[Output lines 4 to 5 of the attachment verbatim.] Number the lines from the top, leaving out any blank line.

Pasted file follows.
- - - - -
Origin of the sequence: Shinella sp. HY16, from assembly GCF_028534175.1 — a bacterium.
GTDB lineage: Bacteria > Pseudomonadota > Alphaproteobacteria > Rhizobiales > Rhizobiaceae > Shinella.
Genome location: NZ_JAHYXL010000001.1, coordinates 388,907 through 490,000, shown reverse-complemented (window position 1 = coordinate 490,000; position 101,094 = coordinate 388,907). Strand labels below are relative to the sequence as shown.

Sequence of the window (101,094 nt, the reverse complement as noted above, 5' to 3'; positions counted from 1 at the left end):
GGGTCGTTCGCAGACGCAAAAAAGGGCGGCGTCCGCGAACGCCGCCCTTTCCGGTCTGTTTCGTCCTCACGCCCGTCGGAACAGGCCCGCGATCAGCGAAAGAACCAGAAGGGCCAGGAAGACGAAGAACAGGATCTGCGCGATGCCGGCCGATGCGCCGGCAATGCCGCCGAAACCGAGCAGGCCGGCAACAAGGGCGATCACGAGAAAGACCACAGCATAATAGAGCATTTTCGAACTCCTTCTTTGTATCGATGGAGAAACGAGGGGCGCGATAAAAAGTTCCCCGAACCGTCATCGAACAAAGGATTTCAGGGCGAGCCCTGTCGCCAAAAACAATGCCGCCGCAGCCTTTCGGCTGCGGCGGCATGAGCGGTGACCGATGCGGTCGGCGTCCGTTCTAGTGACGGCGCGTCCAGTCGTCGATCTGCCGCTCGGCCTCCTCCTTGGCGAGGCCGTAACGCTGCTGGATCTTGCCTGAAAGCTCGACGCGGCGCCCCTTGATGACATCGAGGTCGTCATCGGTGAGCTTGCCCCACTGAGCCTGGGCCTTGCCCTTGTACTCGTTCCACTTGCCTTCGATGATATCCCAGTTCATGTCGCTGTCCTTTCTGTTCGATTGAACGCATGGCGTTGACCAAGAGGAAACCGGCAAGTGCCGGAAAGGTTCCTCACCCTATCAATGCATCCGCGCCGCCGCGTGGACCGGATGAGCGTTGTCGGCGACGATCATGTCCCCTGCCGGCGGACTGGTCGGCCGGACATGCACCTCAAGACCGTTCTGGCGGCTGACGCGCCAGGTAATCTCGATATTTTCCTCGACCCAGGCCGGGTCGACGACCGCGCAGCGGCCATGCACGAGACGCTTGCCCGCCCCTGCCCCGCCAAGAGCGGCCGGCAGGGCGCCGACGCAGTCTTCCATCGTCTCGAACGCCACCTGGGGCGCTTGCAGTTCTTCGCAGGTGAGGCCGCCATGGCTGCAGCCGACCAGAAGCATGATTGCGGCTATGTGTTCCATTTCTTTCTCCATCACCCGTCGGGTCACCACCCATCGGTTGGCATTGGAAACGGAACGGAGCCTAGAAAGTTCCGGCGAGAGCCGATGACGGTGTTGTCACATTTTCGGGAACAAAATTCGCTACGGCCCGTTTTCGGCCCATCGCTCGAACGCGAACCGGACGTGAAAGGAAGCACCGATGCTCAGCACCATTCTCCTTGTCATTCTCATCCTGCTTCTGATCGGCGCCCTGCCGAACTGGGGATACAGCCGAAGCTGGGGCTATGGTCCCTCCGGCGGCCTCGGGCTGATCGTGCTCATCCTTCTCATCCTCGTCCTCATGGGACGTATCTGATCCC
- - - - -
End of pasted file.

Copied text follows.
Sequence of the window (101,094 nt, the reverse complement as noted above, 5' to 3'; positions counted from 1 at the left end):
GGGTCGTTCGCAGACGCAAAAAAGGGCGGCGTCCGCGAACGCCGCCCTTTCCGGTCTGTTTCGTCCTCACGCCCGTCGGAACAGGCCCGCGATCAGCGAAAGAACCAGAAGGGCCAGGAAGACGAAGAACAGGATCTGCGCGATGCCGGCCGATGCGCCGGCAATGCCGCCGAAACCGAGCAGGCCGGCAACAAGGGCGATCACGAGAAAGACCACAGCATAATAGAGCATTTTCGAACTCCTTCTTTGTATCGATGGAGAAACGAGGGGCGCGATAAAAAGTTCCCCGAACCGTCATCGAACAAAGGATTTCAGGGCGAGCCCTGTCGCCAAAAACAATGCCGCCGCAGCCTTTCGGCTGCGGCGGCATGAGCGGTGACCGATGCGGTCGGCGTCCGTTCTAGTGACGGCGCGTCCAGTCGTCGATCTGCCGCTCGGCCTCCTCCTTGGCGAGGCCGTAACGCTGCTGGATCTTGCCTGAAAGCTCGACGCGGCGCCCCTTGATGACATCGAGGTCGTCATCGGTGAGCTTGCCCCACTGAGCCTGGGCCTTGCCCTTGTACTCGTTCCACTTGCCTTCGATGATATCCCAGTTCATGTCGCTGTCCTTTCTGTTCGATTGAACGCATGGCGTTGACCAAGAGGAAACCGGCAAGTGCCGGAAAGGTTCCTCACCCTATCAATGCATCCGCGCCGCCGCGTGGACCGGATGAGCGTTGTCGGCGACGATCATGTCCCCTGCCGGCGGACTGGTCGGCCGGACATGCACCTCAAGACCGTTCTGGCGGCTGACGCGCCAGGTAATCTCGATATTTTCCTCGACCCAGGCCGGGTCGACGACCGCGCAGCGGCCATGCACGAGACGCTTGCCCGCCCCTGCCCCGCCAAGAGCGGCCGGCAGGGCGCCGACGCAGTCTTCCATCGTCTCGAACGCCACCTGGGGCGCTTGCAGTTCTTCGCAGGTGAGGCCGCCATGGCTGCAGCCGACCAGAAGCATGATTGCGGCTATGTGTTCCATTTCTTTCTCCATCACCCGTCGGGTCACCACCCATCGGTTGGCATTGGAAACGGAACGGAGCCTAGAAAGTTCCGGCGAGAGCCGATGACGGTGTTGTCACATTTTCGGGAACAAAATTCGCTACGGCCCGTTTTCGGCCCATCGCTCGAACGCGAACCGGACGTGAAAGGAAGCACCGATGCTCAGCACCATTCTCCTTGTCATTCTCATCCTGCTTCTGATCGGCGCCCTGCCGAACTGGGGATACAGCCGAAGCTGGGGCTATGGTCCCTCCGGCGGCCTCGGGCTGATCGTGCTCATCCTTCTCATCCTCGTCCTCATGGGACGTATCTGATCCC